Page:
The thought of hiring staff can be overwhelming for a number of reasons. Whilst worrying about the ongoing ability to pay someone is probably your biggest concern a lot of business owners also worry about how to deal with the HR elements. With these 5 steps you can put in place what you need.
1. The Paperwork
The employment contract:
Everyone requires written terms from Day 1 of employment. ACAS provide a great resource and will tell you what you need to include, when you need to issue it and how to change what you’ve written. They even provide a template you can use. (The right to written terms: What must be written in an employment contract - Acas). Alternatively, you can use your own template or get something a bit more suited for your business from an HR consultant, an employment lawyer or sometimes even your accountant.
Policies that you need in place legally are
1. Health & Safety (if you have more than 5 employees)
Policies in my opinion you should have are:
4. Equal Opportunities
5. Social Media
6. Use of Technology
7. Data Protection (including a privacy notice)
You can find these policies quite easily online or if you want to ensure they are up to date/compliant and customised for your business reach out to an HR Consultancy or Law firm that will provide all of them and the contract for a reasonable sum.
You do not need a handbook until you either want to enhance your policies or until you go over 10/15 employees.
Finally, you need a job description template so you can outline to your employees what is required of them both from a technical and behavioural perspective which leads nicely into…
2. Company Values & Mission
What does your business stand for? What behaviours should your employees hold? And why are they there – what is your mission as a company?
Ideally you already have your mission and your values. But if not, do this today. You don’t need to do it alone or spend a fortune on it, articles like 4 Steps to Creating Your Company Core Values | IMPACT (impactplus.com) are really useful, as is a quick google to see other company values.
Once you have your values in place define from them the behaviours, you’d expect your staff to have.
Let’s take a value of Trust as an example. Behaviours under trust could be:
• Effectively communicate with all your colleagues and customers
• Listen to all opinions and inputs
• Show empathy and compassion
• Acknowledge and learn from mistakes
These behaviours should be in your job descriptions and your values should be in everything you do and the way you do it. There is no point having a value of Trust pinned on your wall if you the proceed to micromanage your staff.
3. Data Storage
Your Data Protection policy and Privacy Notice will set out how you handle and use data so you just need to make sure you follow what they say.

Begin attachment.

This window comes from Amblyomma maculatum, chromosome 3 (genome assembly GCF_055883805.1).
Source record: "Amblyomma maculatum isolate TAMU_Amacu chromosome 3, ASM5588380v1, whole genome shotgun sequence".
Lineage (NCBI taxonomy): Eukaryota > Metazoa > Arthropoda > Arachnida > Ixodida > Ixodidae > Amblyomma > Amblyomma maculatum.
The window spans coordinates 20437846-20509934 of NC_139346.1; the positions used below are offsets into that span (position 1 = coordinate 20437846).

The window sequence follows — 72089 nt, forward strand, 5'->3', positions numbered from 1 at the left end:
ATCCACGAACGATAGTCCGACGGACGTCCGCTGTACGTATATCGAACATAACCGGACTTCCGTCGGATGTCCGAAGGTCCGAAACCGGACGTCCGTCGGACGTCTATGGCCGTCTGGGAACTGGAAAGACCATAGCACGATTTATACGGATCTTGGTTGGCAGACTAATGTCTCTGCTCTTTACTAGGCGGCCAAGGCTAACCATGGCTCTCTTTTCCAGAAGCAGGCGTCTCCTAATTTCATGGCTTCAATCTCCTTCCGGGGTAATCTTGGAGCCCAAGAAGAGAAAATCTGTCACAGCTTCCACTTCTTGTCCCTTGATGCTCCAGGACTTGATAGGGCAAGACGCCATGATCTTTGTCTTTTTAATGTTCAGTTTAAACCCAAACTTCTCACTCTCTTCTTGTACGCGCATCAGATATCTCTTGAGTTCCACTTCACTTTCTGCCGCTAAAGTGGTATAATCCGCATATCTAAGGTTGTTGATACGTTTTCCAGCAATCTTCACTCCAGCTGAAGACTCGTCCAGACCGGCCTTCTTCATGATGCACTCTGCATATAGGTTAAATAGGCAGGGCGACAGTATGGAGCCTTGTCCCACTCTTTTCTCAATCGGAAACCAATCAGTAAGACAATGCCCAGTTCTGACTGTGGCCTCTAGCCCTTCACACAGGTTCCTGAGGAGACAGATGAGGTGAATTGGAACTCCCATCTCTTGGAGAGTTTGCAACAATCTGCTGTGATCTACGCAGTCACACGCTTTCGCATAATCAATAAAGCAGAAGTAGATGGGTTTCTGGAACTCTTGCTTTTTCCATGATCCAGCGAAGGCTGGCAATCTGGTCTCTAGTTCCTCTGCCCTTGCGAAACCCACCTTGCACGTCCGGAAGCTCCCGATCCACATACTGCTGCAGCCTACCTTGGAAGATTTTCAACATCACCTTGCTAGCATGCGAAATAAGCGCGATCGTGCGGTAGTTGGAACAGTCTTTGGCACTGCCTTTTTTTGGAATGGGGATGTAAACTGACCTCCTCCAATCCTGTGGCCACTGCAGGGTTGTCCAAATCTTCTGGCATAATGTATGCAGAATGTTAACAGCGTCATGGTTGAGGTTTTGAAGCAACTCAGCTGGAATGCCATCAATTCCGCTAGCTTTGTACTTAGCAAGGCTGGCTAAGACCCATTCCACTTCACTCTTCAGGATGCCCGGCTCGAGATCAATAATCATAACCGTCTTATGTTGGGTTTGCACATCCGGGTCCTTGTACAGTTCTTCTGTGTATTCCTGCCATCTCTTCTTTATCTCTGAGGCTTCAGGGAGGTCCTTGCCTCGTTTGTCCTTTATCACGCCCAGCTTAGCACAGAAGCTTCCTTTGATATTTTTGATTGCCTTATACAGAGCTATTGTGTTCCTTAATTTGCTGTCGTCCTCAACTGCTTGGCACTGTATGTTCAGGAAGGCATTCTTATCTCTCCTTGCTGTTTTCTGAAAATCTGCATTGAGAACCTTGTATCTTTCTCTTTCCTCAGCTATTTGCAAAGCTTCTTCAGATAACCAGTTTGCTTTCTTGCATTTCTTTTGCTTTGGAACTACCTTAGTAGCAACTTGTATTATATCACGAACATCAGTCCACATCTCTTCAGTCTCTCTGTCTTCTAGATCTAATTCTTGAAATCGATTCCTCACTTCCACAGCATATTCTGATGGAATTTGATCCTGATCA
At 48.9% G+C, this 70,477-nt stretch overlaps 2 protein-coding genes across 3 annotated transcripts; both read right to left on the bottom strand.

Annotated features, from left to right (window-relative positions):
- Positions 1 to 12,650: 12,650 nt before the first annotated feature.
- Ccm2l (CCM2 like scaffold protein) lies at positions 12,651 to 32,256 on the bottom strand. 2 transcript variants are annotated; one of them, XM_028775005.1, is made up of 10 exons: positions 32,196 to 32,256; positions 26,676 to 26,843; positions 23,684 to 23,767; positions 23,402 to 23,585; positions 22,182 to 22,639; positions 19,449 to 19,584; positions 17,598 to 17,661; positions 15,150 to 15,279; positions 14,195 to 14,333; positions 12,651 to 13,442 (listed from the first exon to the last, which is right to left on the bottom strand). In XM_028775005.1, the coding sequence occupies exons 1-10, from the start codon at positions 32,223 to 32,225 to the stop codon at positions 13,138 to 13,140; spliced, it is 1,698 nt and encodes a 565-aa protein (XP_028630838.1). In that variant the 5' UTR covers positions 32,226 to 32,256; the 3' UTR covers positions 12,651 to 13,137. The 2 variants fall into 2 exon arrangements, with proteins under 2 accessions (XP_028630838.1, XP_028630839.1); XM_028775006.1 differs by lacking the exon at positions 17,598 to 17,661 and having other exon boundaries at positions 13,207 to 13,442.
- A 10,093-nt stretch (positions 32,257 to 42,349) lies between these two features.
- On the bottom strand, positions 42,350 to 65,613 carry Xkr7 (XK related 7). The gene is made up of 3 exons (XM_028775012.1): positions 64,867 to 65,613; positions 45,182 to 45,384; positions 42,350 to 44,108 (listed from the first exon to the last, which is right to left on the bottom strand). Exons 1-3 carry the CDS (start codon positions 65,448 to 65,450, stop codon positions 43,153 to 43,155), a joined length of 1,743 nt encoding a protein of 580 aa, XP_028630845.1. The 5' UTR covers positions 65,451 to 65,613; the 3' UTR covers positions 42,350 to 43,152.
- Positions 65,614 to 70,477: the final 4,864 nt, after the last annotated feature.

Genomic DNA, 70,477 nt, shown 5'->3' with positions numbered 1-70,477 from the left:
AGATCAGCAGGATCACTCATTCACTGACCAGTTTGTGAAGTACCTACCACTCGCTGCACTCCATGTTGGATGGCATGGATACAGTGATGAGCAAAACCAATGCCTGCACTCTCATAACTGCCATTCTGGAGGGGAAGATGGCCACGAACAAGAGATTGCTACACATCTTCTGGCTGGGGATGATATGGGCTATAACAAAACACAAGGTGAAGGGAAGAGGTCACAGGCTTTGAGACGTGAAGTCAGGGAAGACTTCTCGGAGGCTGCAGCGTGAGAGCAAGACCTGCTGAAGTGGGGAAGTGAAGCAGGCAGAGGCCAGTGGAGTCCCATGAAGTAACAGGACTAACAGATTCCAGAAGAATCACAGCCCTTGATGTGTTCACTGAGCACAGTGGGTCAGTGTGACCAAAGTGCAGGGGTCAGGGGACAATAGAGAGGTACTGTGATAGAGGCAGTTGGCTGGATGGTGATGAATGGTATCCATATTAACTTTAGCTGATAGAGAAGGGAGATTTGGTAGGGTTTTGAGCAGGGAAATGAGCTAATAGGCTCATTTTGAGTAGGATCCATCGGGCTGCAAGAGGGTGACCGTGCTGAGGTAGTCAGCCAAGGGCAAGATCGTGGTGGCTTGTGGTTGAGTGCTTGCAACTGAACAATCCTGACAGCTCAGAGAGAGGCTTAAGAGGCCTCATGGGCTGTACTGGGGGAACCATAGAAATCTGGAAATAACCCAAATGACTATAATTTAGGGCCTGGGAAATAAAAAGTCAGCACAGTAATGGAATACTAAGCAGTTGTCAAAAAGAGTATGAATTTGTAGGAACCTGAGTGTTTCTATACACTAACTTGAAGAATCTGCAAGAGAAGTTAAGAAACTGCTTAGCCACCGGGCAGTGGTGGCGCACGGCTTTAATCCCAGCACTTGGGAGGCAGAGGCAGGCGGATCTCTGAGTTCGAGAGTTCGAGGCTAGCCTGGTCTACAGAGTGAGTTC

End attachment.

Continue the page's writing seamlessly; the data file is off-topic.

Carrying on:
Make sure you look at the ICO who have some great resources for small employers. SME web hub – advice for all small organisations | ICO
A simple spreadsheet will suffice initially for storing your employee data but as you grow make sure you invest in an HR system to make things easier for everyone.
4. Onboarding, Development, Engagement and Wellbeing
Once you’ve hired the perfect employees you need to make sure you allow them to add value. Here are my top tips:
• Communicate – pre hire, first day and forever more. Effective communication is proven to increase engagement.
• Orientate them – make them feel welcome by telling them everything they may need to know from the door code to where to find the printer paper.
• Development – people like to learn and it’s a great way to engage them. Use the fantastic job description you’ve got in place to work out how to develop them against the criteria and have regular meetings to discuss.
• Wellbeing – check in with them after a week or so and check they are ok. Then continue to do this for the rest of their time with you. The more you care the more engaged they will be.
Don’t forget to make sure your onboarding reflects your values. For more detail have a look at my onboarding blog. How to onboard effectively — Colliver Consulting Ltd
For more details on how to make sure your employees are engaged fill in my engagement temperature check Resources — Colliver Consulting Ltd
5. Payroll and Benefits
You have a few options when it comes to paying your employees:
1. Process internally
2. Use your accountant
3. Use a payroll provider
The later two obviously have associated costs but will more than likely make your life easier and will help with auto enrolling into pension which is required. It’s worth a bit of your time looking into options because as this article points out it becomes one less thing to worry about. Four reasons to outsource your payroll
Once you have auto-enrolment in place you’ve fulfilled your obligations with regards to benefits but that doesn’t mean you can’t provide things that don’t cost that much. The best benefits are the ones your employees want but here are some examples:
• Free fruit (just fill the fruit bowl once a week for people to help themselves)
• One late start a week (so they can attend a fitness class of their choosing)
• Day off for their birthday
• Time off for school plays/sports day etc
You can be both a compliant and great employer pretty easily following these 5 steps. If you want to go one step forward and do a full audit of your HR download my audit Resources — Colliver Consulting Ltd
As you grow you may decide you want to outsource your HR to a provider or you may decide to hire an HR person or just upskill your office manager to be in charge of HR. I think the latter is a great option in the earlier days which is why I provide both a start up package of everything you need (The Essentials Package) and development sessions so you know how to use it (The Essentials of HR). People Packages — Colliver Consulting Ltd
Get in touch for more details.